-- China has built a massive power network often termed "power highways" to transmit electricity from its resources-rich west to the more developed, power-thirsty east.
-- As the country is striving to meet its carbon commitment to peak carbon emissions before 2030 and achieve carbon neutrality before 2060, the power highways have seen increasing transmissions of electricity generated by green energy.
-- The trend of green power transmission is set to continue as China keeps up its capacity of clean and renewable power generation.
YINCHUAN/XINING, Oct. 13 (Xinhua) -- On the western fringes of Maowusu, a major desert in northern China, rows of power towers stand on an area of about 26.7 hectares.
Every day, nearly 100 million kWh of electricity is transmitted from the facilities to the eastern coastal city of Qingdao about 1,300 km away.
The infrastructure is part of China's massive power network often termed "power highways," built to transmit electricity from its resources-rich west to the more developed, power-thirsty east.
The power highways use ultra-high-voltage (UHV) transmission, the world's most advanced power transmission technology. China is the first country to fully grasp the UHV technology and put it into commercial use.
File photo shows facilities of the Yindong ±660kV high-voltage direct current (HVDC) transmission project at sunset in northwest China's Ningxia Hui Autonomous Region. (Xinhua)
As the country is striving to meet its carbon commitment to peak carbon emissions before 2030 and achieve carbon neutrality before 2060, the power highways have seen increasing transmissions of electricity generated by green energy.
In 2020, China's 22 UHV power lines delivered 531.8 billion kWh of electricity, of which 244.1 billion kWh were generated from renewable energy sources, accounting for 46 percent of the total, according to a July report released by the National Energy Administration.
China's northwestern region is not only rich in fossil fuels but boasts abundant clean energy resources such as solar and wind power. The large areas of desertification land also provide space for developing power generation facilities.
In recent years, the new energy industry has experienced explosive growth in the region.
Northwest China's Ningxia Hui Autonomous Region is an important supplier of the west-to-east power transmission program. Over the past 10 years, the installed capacity of Ningxia's new energy power generation has increased 29 times from 850,000 kW to 25.74 million kW, local statistics showed.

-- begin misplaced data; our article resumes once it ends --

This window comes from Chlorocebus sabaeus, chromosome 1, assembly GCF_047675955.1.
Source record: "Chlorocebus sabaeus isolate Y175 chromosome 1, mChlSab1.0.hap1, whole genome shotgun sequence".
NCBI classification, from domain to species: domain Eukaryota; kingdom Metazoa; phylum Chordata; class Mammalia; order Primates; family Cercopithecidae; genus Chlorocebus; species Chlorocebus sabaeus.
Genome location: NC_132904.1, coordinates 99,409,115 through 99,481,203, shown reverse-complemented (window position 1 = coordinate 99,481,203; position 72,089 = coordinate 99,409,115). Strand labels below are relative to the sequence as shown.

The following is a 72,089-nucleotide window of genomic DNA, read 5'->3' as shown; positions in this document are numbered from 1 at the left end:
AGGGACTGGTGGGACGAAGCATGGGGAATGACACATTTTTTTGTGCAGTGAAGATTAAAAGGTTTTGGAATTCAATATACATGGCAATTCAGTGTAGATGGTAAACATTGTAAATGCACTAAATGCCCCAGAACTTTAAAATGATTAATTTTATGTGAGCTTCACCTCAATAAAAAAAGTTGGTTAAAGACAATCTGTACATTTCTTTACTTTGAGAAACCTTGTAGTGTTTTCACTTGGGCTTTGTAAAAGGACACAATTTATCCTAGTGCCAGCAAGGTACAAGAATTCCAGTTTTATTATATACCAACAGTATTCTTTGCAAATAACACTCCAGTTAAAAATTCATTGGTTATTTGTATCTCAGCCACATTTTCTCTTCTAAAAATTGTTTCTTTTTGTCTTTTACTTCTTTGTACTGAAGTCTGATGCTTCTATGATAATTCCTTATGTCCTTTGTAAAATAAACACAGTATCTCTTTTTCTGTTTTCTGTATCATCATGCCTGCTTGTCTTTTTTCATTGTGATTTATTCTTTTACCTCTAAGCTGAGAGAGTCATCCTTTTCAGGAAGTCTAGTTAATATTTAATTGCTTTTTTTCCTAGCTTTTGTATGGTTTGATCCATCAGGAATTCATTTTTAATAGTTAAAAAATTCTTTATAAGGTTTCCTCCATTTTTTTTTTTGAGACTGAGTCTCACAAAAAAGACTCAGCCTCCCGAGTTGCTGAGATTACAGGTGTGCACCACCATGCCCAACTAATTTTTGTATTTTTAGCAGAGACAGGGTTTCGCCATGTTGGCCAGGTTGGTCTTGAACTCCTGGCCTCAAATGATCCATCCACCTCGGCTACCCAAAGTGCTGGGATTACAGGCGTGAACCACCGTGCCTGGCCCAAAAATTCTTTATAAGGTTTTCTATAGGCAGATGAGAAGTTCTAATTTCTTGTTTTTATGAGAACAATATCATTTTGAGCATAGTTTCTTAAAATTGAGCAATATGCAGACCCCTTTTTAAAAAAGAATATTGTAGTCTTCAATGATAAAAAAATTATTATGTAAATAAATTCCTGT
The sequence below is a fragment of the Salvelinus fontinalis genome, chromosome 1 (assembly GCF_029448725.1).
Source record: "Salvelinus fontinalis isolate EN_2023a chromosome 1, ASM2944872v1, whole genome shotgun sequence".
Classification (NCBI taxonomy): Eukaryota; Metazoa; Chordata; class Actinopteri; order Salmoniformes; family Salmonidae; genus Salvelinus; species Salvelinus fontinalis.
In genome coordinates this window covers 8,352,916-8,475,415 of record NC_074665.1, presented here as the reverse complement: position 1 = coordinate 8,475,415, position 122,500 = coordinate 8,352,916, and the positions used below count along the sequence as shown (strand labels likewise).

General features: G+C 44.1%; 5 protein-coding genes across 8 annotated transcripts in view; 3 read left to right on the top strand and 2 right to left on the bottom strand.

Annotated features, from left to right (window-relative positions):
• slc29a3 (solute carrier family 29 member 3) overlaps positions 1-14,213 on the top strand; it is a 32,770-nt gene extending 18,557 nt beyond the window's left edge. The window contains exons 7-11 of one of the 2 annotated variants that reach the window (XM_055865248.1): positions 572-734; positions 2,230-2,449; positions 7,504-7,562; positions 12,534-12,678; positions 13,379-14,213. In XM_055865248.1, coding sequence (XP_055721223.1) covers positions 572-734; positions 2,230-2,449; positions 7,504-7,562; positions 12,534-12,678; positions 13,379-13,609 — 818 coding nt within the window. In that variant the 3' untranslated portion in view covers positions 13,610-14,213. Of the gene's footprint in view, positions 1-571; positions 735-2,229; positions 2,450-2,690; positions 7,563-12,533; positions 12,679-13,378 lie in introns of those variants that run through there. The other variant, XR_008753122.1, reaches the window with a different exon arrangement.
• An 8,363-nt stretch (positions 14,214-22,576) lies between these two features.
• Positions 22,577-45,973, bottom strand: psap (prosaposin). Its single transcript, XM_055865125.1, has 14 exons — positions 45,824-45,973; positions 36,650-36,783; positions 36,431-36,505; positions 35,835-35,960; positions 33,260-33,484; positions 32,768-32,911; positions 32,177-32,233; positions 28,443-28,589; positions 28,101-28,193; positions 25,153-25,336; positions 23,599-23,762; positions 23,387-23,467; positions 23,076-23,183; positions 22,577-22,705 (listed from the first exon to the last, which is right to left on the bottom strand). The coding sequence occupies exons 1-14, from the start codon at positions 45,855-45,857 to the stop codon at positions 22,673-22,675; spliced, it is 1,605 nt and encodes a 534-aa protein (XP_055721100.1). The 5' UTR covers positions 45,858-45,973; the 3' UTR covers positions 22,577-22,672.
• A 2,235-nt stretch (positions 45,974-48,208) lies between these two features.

Photo taken on Oct. 19, 2020 shows facilities of the Lingzhou-Shaoxing ±800kV high-voltage direct current (HVDC) transmission project in northwest China's Ningxia Hui Autonomous Region. (Xinhua)
In the northwestern province of Qinghai, the amount of electricity produced using new energy resources has accounted for 61 percent of the total installed capacity, official data showed.
In December last year, the world's first UHV power line dedicated to transmitting clean electricity was put into operation in the province, stretching over 1,500 km from Qinghai all the way to central China's Henan Province. So far, the line has delivered more than 16 billion kWh of clean electricity to other parts of China.
"The electricity transmitted through the line in one second is enough to meet an average household's demand for two years," said Li Binshan, head of the Qingnan converter station at the origin of the power line.
At full capacity, the line can deliver 40 billion kWh of electricity generated by clean and renewable energy annually to regions including central China. It is equivalent to that produced by 18 million tonnes of raw coal, cutting 29.6 million tonnes of carbon dioxide.
Aerial photo taken on Aug. 17, 2020 shows a photovoltaic power station at the green industrial development park in the Tibetan Autonomous Prefecture of Hainan, northwest China's Qinghai Province. (Xinhua/Zhang Long)
The trend of green power transmission is set to continue as China keeps up its capacity of clean and renewable power generation.
Multiple UHV power line projects will be built in northwest and southwest China during the country's 14th Five-Year Plan (2021-2025) period. They are expected to have a capacity to transmit a total of 56 million kW of power.
The power transmitted across regions and provinces is estimated to increase from 220 million kW in 2019 to 360 million kW in 2025, according to a report by the Global Energy Interconnection Development and Cooperation Organization.
Experts noted that the optimized energy allocation across regions on a large scale will enable China to develop and utilize new energy more efficiently.
Yan Zhibin, the deputy chief engineer of State Grid's Ningxia branch, said a new power line is being planned to transmit mainly clean electricity to central China's Hunan Province.
"It will serve to promote the consumption of power generated by clean energy sources as China continues to adjust its energy structure and produce more green electricity," he said. Enditem
(Reporting by Peng Peigen, Yu Yao, Luo Xiaofei, Xie Tongqiang, Chen Jie; video reporters: Qi He, Yu Yao, Zhang Hongxiang, Li Guangtao; video editors: Yang Zhixiang, Mu Xuyao)■